Late spending frenzy fueled Senate race
Cash came from across US
Candidates and groups that supported them spent nearly $23 million on Tuesday’s US Senate election, burning through nearly all of it in the frenzied final three weeks of the contest, including $8.5 million on television advertising alone during the seven days leading up to the vote.
A flood of national money propelled Republican Scott Brown’s historic upset of Democrat Martha Coakley in the race for the seat long held by Edward M. Kennedy. Brown’s triumph helped tip the balance of power in Washington, giving Senate Republicans enough votes to block Democratic initiatives.
The explosion of late spending was all the more remarkable because the campaign lacked excitement until the last 10 days, when polls showed it tightening, the national ramifications became clear, and a torrent of money poured into the Bay State as never before. Only a few weeks earlier, both campaigns were running on fumes after winning their respective primaries.
The money allowed the campaigns and their allies to target voters with a relentless assault of political messaging, from the barrage of “robo calls’’ on their voice mail, text messages on their cellphones, e-mails on their computers, direct-mail fliers, and wall-to-wall ads - many of the attack variety - on their television sets, plus many more on radio. Brown also spent about $500,000 on newspaper ads across the state the Sunday and Monday before the election.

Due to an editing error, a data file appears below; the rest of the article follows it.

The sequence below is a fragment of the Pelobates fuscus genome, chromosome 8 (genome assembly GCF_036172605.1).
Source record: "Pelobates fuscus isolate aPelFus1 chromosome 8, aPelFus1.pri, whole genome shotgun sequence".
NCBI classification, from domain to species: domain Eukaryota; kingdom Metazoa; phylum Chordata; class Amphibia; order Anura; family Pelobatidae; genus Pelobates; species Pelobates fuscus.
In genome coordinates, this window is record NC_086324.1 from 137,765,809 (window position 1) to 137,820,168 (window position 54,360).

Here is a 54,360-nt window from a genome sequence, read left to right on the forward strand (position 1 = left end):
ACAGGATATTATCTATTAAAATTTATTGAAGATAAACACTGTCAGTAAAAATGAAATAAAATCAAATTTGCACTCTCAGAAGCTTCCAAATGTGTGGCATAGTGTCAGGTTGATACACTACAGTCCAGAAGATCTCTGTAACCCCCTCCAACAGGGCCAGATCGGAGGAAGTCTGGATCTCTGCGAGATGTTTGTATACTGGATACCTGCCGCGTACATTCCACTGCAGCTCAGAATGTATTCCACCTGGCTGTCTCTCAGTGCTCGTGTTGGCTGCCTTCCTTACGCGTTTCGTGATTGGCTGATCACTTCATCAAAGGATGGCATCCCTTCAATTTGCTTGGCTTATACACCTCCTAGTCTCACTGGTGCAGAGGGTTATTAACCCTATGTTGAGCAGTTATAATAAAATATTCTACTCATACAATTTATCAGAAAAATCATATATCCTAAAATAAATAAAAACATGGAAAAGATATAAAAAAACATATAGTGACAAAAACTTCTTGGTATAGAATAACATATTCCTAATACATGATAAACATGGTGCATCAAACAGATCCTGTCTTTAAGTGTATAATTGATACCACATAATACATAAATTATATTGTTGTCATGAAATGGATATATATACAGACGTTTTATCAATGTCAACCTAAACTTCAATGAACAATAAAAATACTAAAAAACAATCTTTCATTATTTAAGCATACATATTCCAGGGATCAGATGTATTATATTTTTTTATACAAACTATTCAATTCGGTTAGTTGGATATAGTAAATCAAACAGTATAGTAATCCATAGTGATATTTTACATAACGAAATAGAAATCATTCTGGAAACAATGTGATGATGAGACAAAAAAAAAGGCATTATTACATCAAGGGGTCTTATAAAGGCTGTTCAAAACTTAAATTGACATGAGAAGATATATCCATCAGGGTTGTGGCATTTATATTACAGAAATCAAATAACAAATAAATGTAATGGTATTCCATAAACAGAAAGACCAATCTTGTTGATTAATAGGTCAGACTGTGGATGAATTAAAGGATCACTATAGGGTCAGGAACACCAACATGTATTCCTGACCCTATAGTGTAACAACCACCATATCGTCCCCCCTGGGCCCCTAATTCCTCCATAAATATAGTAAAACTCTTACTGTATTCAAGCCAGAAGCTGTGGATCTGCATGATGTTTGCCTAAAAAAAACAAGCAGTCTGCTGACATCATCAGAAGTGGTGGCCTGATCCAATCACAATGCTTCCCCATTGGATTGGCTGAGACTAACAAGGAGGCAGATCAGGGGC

Brown raised so much late money - about $1 million a day via the Internet at the end - that he couldn’t spend it all. He ended the campaign with an estimated $4 million in his campaign account, spokesman Eric Fehrnstrom said. The campaign’s original budget was $1.2 million, but it ultimately raised about $13 million. With a flush campaign account, Brown will enter office in a stronger position to defend against an almost certain challenge in 2012.
The Republican insurgent outspent Coakley, roughly $8.7 million to $5.1 million during the six weeks following the primaries, according to estimates provided by the campaigns. Coakley also received help from the national and state Democratic Party committees, who spent about $4.3 million, mostly on advertising and all of it in the last week, to prop up her wilting candidacy. Their GOP counterparts did not pay for any ads to help Brown. Outside interest groups also played a major role, with seven organizations spending nearly $2.7 million to help Brown, and five others spending more than $1.8 million on Coakley’s behalf.
In the end, the two sides spent about the same amount. But the effort may take a greater toll on the Democrats, who - in their defense of what was once considered the safest of safe seats - were forced to exhaust funds they expected to use this fall to defend vulnerable incumbents in a harsh political environment.
The state’s last great US Senate race was 14 years ago when Democratic incumbent John F. Kerry withstood a strong challenge from William F. Weld, the Republican governor at the time. About $21 million was spent in that race, said Rob Gray, now a Republican strategist who was Weld’s press secretary in that campaign.
“The Weld for Senate campaign didn’t even have a website, and this was one of the top Senate races in the country,’’ Gray said. “Kerry had one but he was cutting-edge.’’